Weird behavior of belongs_to referencing a model with set_table_name

Hello all,
I am experiencing some really weird behavior of belongs_to with a model
where the table name is set by set_table_name

I have two simple models:

=== file legal_entity.rb

class LegalEntity < ActiveRecord::Base
set_table_name ‘legalentities’
end

=== file legal_entity_person.rb

class LegalEntityPerson < ActiveRecord::Base

set_table_name ‘legalentities_people’

belongs_to :legal_entity, :foreign_key => ’ legalentity_id’
end

=====

If I find a LegalEntityPerson object with :include => :legal_entity it
works
as expected:

$ ./script/runner ‘a = LegalEntityPerson.find(:first, :include =>
:legal_entity); p a.legal_entity’
#<LegalEntity id: 1, name: “Some Company”, legalentitytype_id: 3>

and looking a the log I see the select method with the 2 tables joined,
it’s
fine.

Now, if I drop :include => :legal_entity, a.legal_entity returns nil:

$ ./script/runner ‘a = LegalEntityPerson.find(:first); p
a.legal_entity’
nil

And what is interesting is that there is no SQL query to the DB, that
is,
there is SELECT * FROM legalentities_people LIMIT 1 for the find
method,
and nothing else, a.legal_entity silently returns nil without any
warnings
or complaints.

If I rewrite my models like this following naming conventions:

=== file legalentity.rb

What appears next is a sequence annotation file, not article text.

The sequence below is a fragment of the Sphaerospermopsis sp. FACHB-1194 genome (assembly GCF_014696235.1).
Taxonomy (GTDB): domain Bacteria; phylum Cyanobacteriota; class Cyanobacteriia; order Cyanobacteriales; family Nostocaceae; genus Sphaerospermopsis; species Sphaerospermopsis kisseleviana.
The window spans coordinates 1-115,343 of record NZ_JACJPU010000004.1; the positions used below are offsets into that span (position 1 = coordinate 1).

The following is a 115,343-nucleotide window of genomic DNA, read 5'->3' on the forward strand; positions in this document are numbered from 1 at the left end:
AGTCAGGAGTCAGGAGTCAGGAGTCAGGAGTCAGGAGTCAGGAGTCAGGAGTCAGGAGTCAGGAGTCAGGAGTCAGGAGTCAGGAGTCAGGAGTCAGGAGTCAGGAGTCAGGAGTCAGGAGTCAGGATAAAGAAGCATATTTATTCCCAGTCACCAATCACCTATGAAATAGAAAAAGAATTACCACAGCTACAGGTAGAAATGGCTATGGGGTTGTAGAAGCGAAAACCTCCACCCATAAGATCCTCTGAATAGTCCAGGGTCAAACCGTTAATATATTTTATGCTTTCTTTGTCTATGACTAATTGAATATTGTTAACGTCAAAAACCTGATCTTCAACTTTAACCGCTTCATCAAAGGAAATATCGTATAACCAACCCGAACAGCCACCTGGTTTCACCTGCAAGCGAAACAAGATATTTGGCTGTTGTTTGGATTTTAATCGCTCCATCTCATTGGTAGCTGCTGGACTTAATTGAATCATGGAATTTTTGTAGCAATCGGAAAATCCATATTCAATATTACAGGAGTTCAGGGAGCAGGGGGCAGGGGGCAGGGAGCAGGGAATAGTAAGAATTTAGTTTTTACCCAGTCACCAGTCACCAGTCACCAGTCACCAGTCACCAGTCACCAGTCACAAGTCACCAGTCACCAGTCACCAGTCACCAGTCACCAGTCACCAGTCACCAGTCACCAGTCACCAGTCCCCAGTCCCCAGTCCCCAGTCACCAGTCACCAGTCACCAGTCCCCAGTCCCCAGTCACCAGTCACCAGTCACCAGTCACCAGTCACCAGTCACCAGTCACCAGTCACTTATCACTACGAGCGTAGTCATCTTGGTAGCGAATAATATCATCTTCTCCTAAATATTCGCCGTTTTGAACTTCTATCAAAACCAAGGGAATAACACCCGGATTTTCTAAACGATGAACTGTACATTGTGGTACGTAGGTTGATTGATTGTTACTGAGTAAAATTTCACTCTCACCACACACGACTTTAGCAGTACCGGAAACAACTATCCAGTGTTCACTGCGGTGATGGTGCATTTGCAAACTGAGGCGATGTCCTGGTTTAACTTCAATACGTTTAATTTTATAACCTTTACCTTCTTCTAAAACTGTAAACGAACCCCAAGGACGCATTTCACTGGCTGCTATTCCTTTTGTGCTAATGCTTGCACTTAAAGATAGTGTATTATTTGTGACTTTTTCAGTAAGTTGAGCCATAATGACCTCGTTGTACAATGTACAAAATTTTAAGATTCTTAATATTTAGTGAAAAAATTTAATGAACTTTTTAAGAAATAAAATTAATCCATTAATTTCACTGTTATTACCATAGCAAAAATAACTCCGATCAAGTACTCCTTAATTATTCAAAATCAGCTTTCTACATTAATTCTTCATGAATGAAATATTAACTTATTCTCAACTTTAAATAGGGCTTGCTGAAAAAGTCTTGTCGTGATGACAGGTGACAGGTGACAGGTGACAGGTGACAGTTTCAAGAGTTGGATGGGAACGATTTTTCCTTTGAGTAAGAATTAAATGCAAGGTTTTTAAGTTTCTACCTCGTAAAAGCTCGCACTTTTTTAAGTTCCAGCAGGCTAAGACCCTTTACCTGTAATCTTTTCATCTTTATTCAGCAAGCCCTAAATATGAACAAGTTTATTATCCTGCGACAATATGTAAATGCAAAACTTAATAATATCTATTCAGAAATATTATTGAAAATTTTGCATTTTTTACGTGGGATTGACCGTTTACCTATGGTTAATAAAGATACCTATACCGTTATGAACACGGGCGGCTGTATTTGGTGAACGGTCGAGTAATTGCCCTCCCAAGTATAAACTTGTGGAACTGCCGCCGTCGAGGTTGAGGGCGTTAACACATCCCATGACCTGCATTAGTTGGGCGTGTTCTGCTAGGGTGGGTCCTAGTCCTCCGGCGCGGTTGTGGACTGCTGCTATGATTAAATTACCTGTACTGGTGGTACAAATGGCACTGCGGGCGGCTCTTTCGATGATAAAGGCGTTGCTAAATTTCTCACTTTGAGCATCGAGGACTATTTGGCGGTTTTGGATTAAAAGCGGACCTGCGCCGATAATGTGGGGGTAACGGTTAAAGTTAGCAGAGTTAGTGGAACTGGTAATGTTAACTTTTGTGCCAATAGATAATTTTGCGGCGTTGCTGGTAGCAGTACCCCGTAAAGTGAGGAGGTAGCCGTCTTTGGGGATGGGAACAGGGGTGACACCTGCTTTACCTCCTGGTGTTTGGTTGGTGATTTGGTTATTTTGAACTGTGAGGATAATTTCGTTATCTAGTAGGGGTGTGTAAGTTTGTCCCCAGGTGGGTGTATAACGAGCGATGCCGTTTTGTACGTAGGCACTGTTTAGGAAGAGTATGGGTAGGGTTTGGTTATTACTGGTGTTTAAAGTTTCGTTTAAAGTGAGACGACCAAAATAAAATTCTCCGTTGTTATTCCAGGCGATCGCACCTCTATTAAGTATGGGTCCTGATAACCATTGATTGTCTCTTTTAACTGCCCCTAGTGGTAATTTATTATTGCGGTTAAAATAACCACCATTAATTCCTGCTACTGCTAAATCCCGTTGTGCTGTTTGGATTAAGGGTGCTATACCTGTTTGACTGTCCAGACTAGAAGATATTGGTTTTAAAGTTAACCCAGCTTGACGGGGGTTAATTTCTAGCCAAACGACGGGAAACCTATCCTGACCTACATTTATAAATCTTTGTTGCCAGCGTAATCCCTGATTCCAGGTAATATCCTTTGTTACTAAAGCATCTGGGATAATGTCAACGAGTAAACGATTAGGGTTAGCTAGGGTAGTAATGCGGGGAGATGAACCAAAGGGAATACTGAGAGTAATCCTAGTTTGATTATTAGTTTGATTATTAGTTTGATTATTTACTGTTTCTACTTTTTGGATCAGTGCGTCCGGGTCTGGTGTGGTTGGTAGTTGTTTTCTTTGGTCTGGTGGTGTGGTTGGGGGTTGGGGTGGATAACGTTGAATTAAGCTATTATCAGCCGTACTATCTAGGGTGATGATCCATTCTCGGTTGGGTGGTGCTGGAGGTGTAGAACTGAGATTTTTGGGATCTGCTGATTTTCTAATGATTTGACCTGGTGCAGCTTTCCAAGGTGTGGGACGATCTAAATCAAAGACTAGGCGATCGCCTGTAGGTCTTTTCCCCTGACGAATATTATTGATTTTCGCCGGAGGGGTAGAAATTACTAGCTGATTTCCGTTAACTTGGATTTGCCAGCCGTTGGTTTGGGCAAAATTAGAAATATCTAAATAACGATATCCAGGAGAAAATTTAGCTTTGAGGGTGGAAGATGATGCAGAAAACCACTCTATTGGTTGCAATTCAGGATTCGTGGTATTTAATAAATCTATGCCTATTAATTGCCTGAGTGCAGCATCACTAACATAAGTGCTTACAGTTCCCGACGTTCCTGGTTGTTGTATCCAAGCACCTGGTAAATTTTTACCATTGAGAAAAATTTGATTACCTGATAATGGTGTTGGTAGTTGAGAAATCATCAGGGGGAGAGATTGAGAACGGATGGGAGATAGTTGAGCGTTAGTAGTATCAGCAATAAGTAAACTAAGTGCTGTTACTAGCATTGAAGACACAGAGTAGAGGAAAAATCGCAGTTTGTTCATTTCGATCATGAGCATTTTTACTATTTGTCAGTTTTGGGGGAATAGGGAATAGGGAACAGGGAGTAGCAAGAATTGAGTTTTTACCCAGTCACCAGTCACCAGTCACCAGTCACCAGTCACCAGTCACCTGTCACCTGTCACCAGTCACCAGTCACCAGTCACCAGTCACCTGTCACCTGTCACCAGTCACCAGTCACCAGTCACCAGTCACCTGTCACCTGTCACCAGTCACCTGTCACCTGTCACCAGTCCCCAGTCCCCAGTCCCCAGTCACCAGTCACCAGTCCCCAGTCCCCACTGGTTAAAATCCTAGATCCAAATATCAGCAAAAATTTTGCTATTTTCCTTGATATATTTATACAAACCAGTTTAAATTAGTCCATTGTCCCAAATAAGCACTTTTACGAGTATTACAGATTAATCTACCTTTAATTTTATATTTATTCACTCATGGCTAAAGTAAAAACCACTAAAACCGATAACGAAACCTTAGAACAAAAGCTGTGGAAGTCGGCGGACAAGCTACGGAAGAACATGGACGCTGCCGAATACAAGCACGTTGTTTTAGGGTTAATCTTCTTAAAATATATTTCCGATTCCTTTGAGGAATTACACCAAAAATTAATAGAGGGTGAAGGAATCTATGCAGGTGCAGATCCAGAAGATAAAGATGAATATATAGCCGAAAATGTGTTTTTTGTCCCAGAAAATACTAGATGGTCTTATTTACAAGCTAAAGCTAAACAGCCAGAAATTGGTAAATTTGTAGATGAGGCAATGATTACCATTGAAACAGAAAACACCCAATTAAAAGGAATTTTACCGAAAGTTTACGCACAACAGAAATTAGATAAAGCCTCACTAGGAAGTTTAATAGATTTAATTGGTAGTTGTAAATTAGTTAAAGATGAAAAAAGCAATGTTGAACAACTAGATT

class Legalentity < ActiveRecord::Base

end

=== file legal_entity_person.rb

class LegalEntityPerson < ActiveRecord::Base

set_table_name ‘legalentities_people’

belongs_to :legalentity
end

=====

it works:

$ ./script/runner ‘a = LegalEntityPerson.find(:first); p a.legalentity’
#<Legalentity id: 1, name: “Some Company”, legalentitytype_id: 3>

BUT!!!

If I specify :foreign_key explicitly like this:

belongs_to :legalentity, :foreign_key => ’ legalentity_id’

it doesn’t work again:

Is there any reason behind this behavior or is it a bug?

I am using Rails 2.0.2, mysql 5.0.51a, all running on OS X, and with
the
following sql code you can reproduce it:

CREATE TABLE legalentities (
id int(10) unsigned NOT NULL auto_increment,
name varchar(255) NOT NULL,
legalentitytype_id int(10) unsigned NOT NULL,
PRIMARY KEY (id)
) ENGINE=InnoDB AUTO_INCREMENT=2 DEFAULT CHARSET=utf8;

INSERT INTO legalentities VALUES (1,‘Some Company’,3);

CREATE TABLE legalentities_people (
id int(10) unsigned NOT NULL auto_increment,
legalentity_id int(10) unsigned NOT NULL,
PRIMARY KEY (id)
) ENGINE=InnoDB AUTO_INCREMENT=2 DEFAULT CHARSET=utf8;

INSERT INTO legalentities_people VALUES (1,1);


Best regards,
Yuri L.

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